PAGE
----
Originally Posted by UUronl
This likely is -not- the same LED backlighting used in the EU market panel. That was simply a LED backlight.
Yes. Samsung first put its plain LED backlit 40-inch set on European market and now they plan to release 4 new models in US that not only extend the color gamut thanks to LED light, but also drastically increase the contrast thanks to local dimming.
This new local dimming sounds very much like the Brightside technology, and if you read the article referenced in this and another thread you might notice that 2006-2007 is the timeframe that the LED technology should "catch up".
Exactly. If one reads the referenced article, it should be apparent that many things about Brightside set are consistent with what we already know about Samsung's 81 series. This is why I strongly suspect Samsung licensed the technology from Brightside. Also, one of the "Asian manufacturers" could be LG which appears to have licensed the same technology as well. (Brightside wanted to license their technology to as many manufacturers as possible). I was quite surprised to learn LG.Phillips plans to release its own locally dimmed set at 1Million:1 contrast ratio
in Q2 of this year. That set alone probably deserves its own thread. Sharp has been showing its own 1Million:1 prototype for two years implying this technology was years away from reaching the market. It looks like Samsung and LG have figured out a way to bring this innovation to market early (perhaps because they use different technology than Sharp). Here's a pic of that LG.Phillips' set:
Haitz's law, is referenced in the article and is kind of like Moore's law for LEDs.
When that article was written (Oct 2005) LED's had efficacies around 30lm/W. A year later the efficacies have grown to around 100lm/W and the pace of this growth seems to accelerate still. What this means, of course, is that power consumption will not be a problem for locally dimmed sets. The manufacturers will be able to increase resolution of LED backlight without worrying about power, cooling or fans. They will also be able to increase the brightness of these sets well beyond 500cd/m2. And all of it before color-filterless technology shows up in LCDs which will further diminish power consumption levels of LCDs. And speaking of LED backlight, here's how locally dimmed backlight looks like:http://blog.hometheatermag.com/cedia...1506planarlcd/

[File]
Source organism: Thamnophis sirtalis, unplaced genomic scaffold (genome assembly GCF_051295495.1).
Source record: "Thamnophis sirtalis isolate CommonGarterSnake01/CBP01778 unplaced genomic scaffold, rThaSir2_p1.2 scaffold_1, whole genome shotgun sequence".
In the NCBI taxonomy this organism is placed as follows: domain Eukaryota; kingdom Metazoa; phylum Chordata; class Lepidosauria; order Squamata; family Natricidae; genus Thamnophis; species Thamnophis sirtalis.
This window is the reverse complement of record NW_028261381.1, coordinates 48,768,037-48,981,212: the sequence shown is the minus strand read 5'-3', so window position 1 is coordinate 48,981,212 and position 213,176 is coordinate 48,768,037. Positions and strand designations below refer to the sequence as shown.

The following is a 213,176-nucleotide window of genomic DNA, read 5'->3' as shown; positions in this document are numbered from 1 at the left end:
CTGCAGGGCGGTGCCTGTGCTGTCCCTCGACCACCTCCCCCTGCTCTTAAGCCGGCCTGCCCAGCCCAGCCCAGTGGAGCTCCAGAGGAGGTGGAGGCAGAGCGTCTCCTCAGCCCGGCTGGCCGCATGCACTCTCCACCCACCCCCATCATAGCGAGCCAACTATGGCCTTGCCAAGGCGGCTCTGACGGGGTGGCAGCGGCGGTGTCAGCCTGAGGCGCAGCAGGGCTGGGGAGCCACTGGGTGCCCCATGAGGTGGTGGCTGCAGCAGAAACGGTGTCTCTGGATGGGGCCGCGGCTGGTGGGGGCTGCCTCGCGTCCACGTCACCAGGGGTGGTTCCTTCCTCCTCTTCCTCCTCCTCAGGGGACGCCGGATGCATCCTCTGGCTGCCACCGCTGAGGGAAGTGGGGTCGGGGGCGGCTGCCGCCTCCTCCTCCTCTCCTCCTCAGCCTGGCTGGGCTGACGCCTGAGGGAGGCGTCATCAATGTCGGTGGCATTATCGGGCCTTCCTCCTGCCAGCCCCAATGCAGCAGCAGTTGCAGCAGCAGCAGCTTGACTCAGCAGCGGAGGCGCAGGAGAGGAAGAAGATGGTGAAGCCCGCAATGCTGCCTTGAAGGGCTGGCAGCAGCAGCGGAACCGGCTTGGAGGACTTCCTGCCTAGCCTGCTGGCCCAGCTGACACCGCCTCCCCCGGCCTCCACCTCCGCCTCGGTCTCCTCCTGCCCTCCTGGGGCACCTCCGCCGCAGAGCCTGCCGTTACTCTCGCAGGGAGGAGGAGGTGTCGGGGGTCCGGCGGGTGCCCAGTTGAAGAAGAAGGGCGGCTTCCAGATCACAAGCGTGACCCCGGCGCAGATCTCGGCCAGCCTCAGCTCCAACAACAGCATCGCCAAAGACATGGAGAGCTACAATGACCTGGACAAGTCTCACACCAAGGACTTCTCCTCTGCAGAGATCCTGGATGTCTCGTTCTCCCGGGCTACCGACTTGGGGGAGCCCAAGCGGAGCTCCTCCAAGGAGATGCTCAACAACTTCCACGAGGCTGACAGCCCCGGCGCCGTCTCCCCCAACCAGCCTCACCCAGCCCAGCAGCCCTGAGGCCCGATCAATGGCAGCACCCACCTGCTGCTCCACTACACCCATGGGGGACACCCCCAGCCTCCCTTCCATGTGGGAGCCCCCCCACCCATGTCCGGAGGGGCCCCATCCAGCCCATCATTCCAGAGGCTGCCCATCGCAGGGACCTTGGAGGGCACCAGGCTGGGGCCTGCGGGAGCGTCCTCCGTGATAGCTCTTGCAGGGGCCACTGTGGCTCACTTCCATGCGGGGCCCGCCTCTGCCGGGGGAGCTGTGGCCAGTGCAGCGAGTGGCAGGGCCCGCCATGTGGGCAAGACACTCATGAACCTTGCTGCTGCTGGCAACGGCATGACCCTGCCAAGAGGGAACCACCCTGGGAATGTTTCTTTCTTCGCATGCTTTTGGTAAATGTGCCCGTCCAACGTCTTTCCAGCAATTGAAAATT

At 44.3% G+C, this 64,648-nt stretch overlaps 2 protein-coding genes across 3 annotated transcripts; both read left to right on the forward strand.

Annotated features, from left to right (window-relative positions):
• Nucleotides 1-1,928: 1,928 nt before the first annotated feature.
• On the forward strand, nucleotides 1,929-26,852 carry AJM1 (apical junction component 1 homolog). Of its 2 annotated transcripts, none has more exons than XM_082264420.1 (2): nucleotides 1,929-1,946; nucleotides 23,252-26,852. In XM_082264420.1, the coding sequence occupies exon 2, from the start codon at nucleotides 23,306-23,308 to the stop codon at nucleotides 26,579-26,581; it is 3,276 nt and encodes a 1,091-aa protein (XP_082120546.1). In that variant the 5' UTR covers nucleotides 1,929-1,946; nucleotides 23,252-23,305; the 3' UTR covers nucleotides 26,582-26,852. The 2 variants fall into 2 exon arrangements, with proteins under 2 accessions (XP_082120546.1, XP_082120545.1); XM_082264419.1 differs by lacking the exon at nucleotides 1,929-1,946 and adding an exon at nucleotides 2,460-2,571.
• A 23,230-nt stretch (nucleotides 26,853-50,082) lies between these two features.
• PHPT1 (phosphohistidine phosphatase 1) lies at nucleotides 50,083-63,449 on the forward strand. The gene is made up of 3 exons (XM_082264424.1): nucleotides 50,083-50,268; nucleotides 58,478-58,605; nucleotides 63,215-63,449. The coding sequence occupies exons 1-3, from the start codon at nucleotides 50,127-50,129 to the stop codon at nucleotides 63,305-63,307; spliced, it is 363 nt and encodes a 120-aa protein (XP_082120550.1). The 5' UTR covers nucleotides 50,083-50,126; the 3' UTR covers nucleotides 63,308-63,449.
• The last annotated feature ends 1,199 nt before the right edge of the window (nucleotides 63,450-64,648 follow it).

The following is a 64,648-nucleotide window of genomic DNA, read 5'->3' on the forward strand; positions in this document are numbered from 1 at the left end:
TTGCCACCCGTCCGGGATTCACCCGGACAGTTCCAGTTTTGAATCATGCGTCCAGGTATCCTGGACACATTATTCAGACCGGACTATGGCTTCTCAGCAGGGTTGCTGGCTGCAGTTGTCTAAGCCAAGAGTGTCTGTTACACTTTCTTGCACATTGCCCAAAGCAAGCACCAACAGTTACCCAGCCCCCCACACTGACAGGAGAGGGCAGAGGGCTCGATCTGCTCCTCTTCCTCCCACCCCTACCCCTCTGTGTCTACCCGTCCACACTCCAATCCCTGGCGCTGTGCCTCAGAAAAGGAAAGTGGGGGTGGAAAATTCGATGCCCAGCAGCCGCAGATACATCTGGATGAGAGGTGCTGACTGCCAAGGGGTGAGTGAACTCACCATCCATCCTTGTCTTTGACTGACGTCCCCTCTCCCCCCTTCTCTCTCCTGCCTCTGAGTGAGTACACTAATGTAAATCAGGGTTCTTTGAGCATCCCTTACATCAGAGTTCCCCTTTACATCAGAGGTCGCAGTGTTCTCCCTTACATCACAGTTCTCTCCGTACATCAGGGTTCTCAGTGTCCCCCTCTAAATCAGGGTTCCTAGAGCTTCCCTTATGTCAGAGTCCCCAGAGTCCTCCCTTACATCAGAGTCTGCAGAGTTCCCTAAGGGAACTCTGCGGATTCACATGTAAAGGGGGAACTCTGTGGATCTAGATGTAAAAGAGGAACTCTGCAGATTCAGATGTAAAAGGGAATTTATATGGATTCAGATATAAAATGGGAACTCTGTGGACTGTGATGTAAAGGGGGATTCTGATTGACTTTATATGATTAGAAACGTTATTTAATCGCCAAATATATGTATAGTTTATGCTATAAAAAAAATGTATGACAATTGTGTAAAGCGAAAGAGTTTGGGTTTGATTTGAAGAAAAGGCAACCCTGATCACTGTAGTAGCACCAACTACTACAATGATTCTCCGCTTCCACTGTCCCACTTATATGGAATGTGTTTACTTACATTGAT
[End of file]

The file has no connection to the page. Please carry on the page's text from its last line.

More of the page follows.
Planar showed off a prototype LCD panel that is the coolest thing I've seen so far at the show. It's a normal LCD panel with 800 individual LED backlights that are on an active matrix back plane. What that means is that each LED is individually addressable depending on the video signal. Want a section of the screen to be dark? Dim the backlight in that area. The result is a fantastic legitimate contrast ratio, and actual blacks (cause the light is off). The picture above is just what the backlight is doing with the LCD off. It's at least a year away from a real product, but it looks amazing.
And here's how a locally dimmed set (in this case from Planar which, incidentally, looks just like Brightside set with Planar logo on it) looks in action vs. a conventional lcd monitor:
(Obviously when viewed on regular monitor, black and white levels of any high-contrast set will appear crushed.)